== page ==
[3] Rollo, p. 179.

[4] Exh. 16, Records, p. 661.

[5] Exh. 15-A; Records, p. 660.

[6] TSN, April 22, 1988, p. 26.

[7] Records, p. 1.

[8] Ibid., p. 14.

[9] Ibid., pp. 19-22.

[10] Ibid., pp. 103-107.

[11] Ibid., pp. 226-227.

[12] Exh. S, Records, p. 692.

[13] The Regional Trial Court of Negros Occidental, Branch LI, Bacolod City, took over this case from the defunct Court of Agrarian Relations of Bacolod City (Record, p. 168) in accordance with Sec. 1 of Executive Order No. 864 dated January 17, 1983 automatically abolishing Courts of Agrarian Relations in implementation of Sec. 44 of the Reorganization Act of 1980. Later, on motion of private respondent who was residing in Bago City, the case was transferred to Branch LIV of the RTC, Bacolod City. (Records, p. 188.)

[14] P.D. No. 316 prohibited the ejectment of tenant-tillers from their farmholdings pending the promulgation of the rules and regulations implementing P.D. No. 27.

[15] Upon the effectivity of P.D. No. 27, all tenant-farmers of private agricultural lands primarily devoted to rice and corn production were deemed owners of the land they were tilling. However, no rules and regulations implementing said decree were promulgated until the issuance of Executive Order No. 228 and the enactment of Republic Act No. 6657. The effect was that during said period, the relations between tenants and landowners were on hold. Thus, agricultural leasehold relationships with respect to rice and corn lands of less than seven (7) hectares which were not covered by the operation land transfer were maintained (Barte, LAW ON AGRARIAN REFORM WITH COMMENTARIES, 1991 ed., p. 63).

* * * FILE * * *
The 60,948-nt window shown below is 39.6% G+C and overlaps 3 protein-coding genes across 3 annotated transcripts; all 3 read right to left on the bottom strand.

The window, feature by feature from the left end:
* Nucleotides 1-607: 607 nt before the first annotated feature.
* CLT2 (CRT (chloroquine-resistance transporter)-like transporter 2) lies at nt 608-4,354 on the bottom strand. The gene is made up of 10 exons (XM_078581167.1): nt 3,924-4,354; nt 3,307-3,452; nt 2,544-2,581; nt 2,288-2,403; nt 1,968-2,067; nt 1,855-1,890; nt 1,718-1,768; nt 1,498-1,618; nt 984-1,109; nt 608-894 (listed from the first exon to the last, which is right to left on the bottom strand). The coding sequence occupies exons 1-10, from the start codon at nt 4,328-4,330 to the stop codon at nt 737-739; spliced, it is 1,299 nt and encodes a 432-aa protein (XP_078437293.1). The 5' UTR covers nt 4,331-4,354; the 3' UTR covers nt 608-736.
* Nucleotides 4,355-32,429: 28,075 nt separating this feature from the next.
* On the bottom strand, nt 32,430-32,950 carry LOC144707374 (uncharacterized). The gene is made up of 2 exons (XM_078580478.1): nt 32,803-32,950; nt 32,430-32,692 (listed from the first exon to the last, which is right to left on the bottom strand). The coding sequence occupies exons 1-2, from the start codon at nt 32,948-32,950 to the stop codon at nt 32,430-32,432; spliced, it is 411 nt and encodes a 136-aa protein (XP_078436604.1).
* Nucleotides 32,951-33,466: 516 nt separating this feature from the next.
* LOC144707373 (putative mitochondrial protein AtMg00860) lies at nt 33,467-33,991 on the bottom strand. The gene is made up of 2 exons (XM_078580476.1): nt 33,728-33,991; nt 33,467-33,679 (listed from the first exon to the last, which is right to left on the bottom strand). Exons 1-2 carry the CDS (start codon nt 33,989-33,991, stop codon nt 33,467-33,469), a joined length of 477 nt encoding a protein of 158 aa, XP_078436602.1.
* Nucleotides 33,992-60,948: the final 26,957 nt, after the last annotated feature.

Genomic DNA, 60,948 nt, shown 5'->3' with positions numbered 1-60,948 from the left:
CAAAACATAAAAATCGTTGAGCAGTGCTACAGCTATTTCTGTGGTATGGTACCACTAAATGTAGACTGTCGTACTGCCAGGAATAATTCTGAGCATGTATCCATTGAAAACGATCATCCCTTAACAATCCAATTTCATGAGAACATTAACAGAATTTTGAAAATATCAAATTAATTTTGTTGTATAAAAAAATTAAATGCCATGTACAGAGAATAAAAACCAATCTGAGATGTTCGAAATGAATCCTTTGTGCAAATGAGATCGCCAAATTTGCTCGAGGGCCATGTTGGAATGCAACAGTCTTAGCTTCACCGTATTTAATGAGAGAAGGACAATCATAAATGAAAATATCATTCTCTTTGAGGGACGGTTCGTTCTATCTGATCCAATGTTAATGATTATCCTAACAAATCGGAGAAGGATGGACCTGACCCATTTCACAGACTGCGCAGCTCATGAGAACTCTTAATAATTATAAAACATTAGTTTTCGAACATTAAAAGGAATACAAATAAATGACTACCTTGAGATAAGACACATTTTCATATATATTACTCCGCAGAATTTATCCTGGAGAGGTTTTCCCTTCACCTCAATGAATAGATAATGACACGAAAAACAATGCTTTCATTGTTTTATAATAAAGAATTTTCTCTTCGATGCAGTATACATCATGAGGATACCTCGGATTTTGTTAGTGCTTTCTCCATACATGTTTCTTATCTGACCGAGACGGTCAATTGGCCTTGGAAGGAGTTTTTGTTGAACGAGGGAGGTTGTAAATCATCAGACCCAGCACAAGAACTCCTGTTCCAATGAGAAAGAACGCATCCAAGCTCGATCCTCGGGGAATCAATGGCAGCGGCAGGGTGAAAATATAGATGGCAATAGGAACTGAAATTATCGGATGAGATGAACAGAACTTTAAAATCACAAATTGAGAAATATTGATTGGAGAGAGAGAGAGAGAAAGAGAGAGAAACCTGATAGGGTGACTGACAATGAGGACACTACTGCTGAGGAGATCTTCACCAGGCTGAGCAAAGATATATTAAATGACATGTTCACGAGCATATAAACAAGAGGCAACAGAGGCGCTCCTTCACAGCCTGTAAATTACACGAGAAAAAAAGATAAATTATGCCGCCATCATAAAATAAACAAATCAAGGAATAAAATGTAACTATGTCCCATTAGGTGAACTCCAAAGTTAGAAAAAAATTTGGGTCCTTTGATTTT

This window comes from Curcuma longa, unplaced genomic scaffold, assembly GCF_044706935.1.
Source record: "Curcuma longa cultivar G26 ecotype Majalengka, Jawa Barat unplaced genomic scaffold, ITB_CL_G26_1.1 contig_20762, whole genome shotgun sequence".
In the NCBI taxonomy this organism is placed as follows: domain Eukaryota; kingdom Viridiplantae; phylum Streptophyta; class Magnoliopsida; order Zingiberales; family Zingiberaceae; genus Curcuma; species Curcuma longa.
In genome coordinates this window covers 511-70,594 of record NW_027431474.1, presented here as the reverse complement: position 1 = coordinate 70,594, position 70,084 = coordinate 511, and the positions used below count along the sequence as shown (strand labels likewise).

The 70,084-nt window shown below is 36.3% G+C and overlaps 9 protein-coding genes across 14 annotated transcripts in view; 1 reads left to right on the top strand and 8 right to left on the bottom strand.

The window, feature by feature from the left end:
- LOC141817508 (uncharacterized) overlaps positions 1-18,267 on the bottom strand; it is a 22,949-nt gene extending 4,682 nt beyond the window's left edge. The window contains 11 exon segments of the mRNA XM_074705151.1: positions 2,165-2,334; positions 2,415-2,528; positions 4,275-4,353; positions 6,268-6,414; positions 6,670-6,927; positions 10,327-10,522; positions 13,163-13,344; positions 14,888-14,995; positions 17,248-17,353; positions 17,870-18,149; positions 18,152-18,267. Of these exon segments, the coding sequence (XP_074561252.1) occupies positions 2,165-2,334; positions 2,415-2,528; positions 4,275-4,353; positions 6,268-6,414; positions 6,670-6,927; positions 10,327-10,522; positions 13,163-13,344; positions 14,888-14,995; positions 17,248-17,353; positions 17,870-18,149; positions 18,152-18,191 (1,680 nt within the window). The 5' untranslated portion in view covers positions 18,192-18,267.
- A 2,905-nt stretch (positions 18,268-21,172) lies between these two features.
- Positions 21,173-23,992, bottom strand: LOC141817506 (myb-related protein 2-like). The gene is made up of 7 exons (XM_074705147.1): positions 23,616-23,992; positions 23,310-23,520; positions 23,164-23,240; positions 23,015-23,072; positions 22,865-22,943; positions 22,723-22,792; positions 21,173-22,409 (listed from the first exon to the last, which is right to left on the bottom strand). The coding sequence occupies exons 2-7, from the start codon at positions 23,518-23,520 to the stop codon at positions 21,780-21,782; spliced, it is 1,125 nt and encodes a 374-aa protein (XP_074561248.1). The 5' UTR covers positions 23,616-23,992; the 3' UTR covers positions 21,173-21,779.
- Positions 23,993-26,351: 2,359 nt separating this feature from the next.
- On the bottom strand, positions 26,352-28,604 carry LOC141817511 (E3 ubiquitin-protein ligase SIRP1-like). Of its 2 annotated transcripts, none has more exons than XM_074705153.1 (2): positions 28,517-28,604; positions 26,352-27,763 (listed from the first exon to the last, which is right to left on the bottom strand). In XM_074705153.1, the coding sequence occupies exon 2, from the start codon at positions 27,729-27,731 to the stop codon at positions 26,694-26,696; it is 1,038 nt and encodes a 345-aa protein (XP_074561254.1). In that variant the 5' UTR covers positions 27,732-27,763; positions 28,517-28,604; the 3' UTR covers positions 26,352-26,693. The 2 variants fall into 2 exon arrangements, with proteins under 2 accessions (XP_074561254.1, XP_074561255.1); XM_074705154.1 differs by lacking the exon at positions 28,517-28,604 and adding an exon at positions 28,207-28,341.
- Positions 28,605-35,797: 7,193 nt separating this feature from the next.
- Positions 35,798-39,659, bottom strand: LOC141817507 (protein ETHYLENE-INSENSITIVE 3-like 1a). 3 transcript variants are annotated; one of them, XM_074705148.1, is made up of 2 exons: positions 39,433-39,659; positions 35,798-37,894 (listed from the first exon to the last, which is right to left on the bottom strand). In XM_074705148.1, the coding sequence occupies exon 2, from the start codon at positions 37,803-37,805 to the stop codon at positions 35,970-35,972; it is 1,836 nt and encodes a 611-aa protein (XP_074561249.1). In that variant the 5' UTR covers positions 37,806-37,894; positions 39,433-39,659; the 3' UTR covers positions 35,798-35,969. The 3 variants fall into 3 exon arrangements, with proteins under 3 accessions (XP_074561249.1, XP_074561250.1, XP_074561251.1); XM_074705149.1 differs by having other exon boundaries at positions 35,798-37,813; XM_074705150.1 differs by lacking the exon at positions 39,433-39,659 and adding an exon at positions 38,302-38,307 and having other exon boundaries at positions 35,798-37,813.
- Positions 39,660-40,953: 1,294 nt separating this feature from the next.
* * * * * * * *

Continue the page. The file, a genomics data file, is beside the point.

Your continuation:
[16] Exh. 22, Records, p. 200.

[17] Rollo, pp. 32-33.

[18] He would be a laborer if he only went to the farm to work. Cruz vs. Court of Appeals, 129 SCRA 223, 227.

[19] Sec. 24, Republic Act No. 3844.

[20] CuaƱo vs. Court of Appeals, 237 SCRA 122, 135 citing Carag vs. Court of Appeals, 151 SCRA 44.

[21] De Borja vs. C.A.R., 79 SCRA 557, 568.

[22] Exh. B, Records, p. 402.

[23] Exh. C, Records, p. 403; see also TSN, January 17, 1989, p. 25.

[24] Exhs. D, E, F, G, I & J, Records, pp. 405-407.

[25] Exhs. K & L, Records, pp. 632-633.

[26] Rollo, pp. 208-209.